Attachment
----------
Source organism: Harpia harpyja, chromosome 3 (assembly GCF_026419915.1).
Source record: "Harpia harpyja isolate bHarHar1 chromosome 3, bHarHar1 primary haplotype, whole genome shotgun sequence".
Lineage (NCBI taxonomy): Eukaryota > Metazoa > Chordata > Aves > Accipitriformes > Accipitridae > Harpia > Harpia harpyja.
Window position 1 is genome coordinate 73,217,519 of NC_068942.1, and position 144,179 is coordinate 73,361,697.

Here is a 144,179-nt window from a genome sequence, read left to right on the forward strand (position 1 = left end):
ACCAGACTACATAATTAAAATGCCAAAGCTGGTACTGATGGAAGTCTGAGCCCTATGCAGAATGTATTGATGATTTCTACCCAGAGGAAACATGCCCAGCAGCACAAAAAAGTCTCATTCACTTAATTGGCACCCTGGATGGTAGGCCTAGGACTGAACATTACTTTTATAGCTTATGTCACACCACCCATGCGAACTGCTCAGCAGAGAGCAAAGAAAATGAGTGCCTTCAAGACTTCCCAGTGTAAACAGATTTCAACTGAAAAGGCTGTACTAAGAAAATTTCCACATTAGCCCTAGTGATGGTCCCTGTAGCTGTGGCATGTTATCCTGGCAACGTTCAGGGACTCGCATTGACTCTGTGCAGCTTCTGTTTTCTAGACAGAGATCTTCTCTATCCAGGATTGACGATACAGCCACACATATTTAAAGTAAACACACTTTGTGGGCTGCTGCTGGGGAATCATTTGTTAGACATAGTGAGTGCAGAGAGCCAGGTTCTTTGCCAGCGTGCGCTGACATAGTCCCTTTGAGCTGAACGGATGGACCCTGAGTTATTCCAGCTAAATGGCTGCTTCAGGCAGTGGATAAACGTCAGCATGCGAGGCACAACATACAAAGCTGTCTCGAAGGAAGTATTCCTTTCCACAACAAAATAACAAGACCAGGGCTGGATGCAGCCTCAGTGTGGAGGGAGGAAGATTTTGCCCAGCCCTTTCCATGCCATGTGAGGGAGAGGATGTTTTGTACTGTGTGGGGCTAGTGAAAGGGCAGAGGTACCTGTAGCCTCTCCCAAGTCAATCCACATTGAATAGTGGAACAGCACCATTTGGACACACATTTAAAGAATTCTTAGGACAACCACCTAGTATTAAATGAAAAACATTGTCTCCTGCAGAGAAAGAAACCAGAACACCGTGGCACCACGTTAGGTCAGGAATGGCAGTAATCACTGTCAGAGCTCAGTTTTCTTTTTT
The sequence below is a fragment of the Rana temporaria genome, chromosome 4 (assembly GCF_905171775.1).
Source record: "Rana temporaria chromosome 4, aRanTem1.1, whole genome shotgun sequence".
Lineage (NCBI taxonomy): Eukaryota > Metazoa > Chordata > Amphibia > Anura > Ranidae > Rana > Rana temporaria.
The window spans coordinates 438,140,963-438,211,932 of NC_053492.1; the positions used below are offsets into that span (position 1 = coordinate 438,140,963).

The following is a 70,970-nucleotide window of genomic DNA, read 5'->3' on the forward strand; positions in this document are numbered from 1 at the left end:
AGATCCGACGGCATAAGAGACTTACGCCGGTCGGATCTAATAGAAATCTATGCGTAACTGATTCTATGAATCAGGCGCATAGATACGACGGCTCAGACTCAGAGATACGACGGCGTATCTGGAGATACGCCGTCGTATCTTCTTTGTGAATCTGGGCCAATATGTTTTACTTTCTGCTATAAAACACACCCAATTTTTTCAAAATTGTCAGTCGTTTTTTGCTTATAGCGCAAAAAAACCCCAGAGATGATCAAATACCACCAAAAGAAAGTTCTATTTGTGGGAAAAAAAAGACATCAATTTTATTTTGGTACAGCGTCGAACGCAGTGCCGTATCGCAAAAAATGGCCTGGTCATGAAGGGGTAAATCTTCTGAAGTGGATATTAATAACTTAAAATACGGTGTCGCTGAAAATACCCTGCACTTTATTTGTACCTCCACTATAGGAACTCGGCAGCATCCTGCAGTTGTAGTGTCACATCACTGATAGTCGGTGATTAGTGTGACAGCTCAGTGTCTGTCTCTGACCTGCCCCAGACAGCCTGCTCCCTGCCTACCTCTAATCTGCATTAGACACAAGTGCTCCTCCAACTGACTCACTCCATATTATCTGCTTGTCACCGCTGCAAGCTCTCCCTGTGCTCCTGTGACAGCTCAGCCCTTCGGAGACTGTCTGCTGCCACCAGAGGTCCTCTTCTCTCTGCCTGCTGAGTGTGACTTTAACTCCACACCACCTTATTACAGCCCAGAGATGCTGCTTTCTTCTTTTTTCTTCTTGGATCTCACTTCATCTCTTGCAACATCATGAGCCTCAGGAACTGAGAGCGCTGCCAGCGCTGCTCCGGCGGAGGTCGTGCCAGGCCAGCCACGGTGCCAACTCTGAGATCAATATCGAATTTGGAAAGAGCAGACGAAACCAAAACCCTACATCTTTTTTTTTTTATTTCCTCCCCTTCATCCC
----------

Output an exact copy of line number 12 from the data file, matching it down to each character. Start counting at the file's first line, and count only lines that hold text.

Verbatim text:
AGATCCGACGGCATAAGAGACTTACGCCGGTCGGATCTAATAGAAATCTATGCGTAACTGATTCTATGAATCAGGCGCATAGATACGACGGCTCAGACTCAGAGATACGACGGCGTATCTGGAGATACGCCGTCGTATCTTCTTTGTGAATCTGGGCCAATATGTTTTACTTTCTGCTATAAAACACACCCAATTTTTTCAAAATTGTCAGTCGTTTTTTGCTTATAGCGCAAAAAAACCCCAGAGATGATCAAATACCACCAAAAGAAAGTTCTATTTGTGGGAAAAAAAAGACATCAATTTTATTTTGGTACAGCGTCGAACGCAGTGCCGTATCGCAAAAAATGGCCTGGTCATGAAGGGGTAAATCTTCTGAAGTGGATATTAATAACTTAAAATACGGTGTCGCTGAAAATACCCTGCACTTTATTTGTACCTCCACTATAGGAACTCGGCAGCATCCTGCAGTTGTAGTGTCACATCACTGATAGTCGGTGATTAGTGTGACAGCTCAGTGTCTGTCTCTGACCTGCCCCAGACAGCCTGCTCCCTGCCTACCTCTAATCTGCATTAGACACAAGTGCTCCTCCAACTGACTCACTCCATATTATCTGCTTGTCACCGCTGCAAGCTCTCCCTGTGCTCCTGTGACAGCTCAGCCCTTCGGAGACTGTCTGCTGCCACCAGAGGTCCTCTTCTCTCTGCCTGCTGAGTGTGACTTTAACTCCACACCACCTTATTACAGCCCAGAGATGCTGCTTTCTTCTTTTTTCTTCTTGGATCTCACTTCATCTCTTGCAACATCATGAGCCTCAGGAACTGAGAGCGCTGCCAGCGCTGCTCCGGCGGAGGTCGTGCCAGGCCAGCCACGGTGCCAACTCTGAGATCAATATCGAATTTGGAAAGAGCAGACGAAACCAAAACCCTACATCTTTTTTTTTTTATTTCCTCCCCTTCATCCC